The research that has been discussed up to this point has predominantly focused on the acute effects of brief or weekly interactions with our natural environment. Clinical psychologists have applied these findings to rehabilitation and long-term treatment, as well. Wilderness therapy programs provide around-the-clock residential support to patients in an entirely natural setting. By removing troubled adults and adolescents from their family, friends, and home environments, wilderness therapy “allows clients to focus on what is present, taking care of daily life, and thinking about what one feels now in the moment” (Bettmann & Jasperson, 2007). The outdoor context enables individuals to remove themselves from their maladaptive lifestyles while receiving therapy, education, and skills training in an organic and healing environment. Wilderness therapy has been successful in the treatment of personality disorders (Clark, Marmol, Cooley, & Gathercoal, 2004); insecure attachment styles (Bettmann & Jasperson, 2007); depression and suicidal ideation (Norton, 2009); and in adolescents with emotional, behavioral, and substance abuse problems (Harper, Russell, Cooley, & Cupples, 2007).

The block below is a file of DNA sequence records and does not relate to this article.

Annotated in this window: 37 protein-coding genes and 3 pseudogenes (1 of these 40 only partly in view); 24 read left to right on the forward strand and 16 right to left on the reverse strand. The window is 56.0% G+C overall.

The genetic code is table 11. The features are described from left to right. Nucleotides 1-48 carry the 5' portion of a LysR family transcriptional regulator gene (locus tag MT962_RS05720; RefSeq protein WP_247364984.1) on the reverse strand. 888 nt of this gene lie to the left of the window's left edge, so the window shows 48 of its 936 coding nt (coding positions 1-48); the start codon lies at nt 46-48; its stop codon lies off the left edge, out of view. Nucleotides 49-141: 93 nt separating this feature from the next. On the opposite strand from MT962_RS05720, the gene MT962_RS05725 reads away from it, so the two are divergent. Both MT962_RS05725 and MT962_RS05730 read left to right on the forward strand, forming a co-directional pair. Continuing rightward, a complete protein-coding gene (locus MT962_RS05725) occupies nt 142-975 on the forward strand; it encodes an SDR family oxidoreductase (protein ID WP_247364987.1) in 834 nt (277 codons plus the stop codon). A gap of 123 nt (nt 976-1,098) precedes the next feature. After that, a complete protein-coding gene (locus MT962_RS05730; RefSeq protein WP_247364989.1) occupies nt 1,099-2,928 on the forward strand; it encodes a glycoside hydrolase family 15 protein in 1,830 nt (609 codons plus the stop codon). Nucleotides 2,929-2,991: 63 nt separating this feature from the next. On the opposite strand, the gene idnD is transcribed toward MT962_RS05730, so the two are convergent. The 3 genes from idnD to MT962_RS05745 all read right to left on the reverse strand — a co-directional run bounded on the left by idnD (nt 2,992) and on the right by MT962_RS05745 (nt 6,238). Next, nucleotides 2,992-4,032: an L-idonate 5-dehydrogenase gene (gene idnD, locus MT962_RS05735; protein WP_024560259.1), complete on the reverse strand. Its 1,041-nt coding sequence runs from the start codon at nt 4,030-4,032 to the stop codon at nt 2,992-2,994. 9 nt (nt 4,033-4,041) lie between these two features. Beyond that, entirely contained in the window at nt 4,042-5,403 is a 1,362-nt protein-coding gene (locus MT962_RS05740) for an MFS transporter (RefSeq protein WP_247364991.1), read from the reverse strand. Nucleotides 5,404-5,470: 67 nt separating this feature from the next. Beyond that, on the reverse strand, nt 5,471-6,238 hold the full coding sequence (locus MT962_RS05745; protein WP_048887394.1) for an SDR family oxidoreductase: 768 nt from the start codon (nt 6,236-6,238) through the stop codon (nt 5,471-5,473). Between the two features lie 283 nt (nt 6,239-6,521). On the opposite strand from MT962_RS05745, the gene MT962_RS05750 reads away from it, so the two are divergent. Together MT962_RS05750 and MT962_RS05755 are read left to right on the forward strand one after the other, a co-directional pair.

While living in a fast-paced, increasingly modernized urban environment may have its advantages, it can take its toll on our bodies and our psyches. Fortunately, reviews of the recent literature demonstrate that exposure to and interaction with our natural environment serve a protective function and can lead to a multitude of positive health outcomes. Health psychologists have suggested that while physical activity and time spent in the wilderness are conducive to health in and of themselves, combining the two is perhaps the most effective and enjoyable means of improving physical and psychological health. 

In the words of one psychologist: “Imagine a therapy that had no known side effects, was readily available, and could improve your cognitive functioning at zero cost. Such a therapy has been known to philosophers, writers, and laypeople alike: interacting with nature.” (Berman, Jonides, & Kaplan, 2008).

Publishers Note:  Marissa Reik is a student at UWM and worked with me (Vince Bushell) for River Revitalization  Foundation (RRF) as a service learning student. We are most often pulling “weeds”, non-native plants from the river lands, but I am always  looking for connections to the students major  or interest as a fulfillment for the class time  commitment. Somtimes I get lucky and find contributions like this  piece  from Ms. Reik.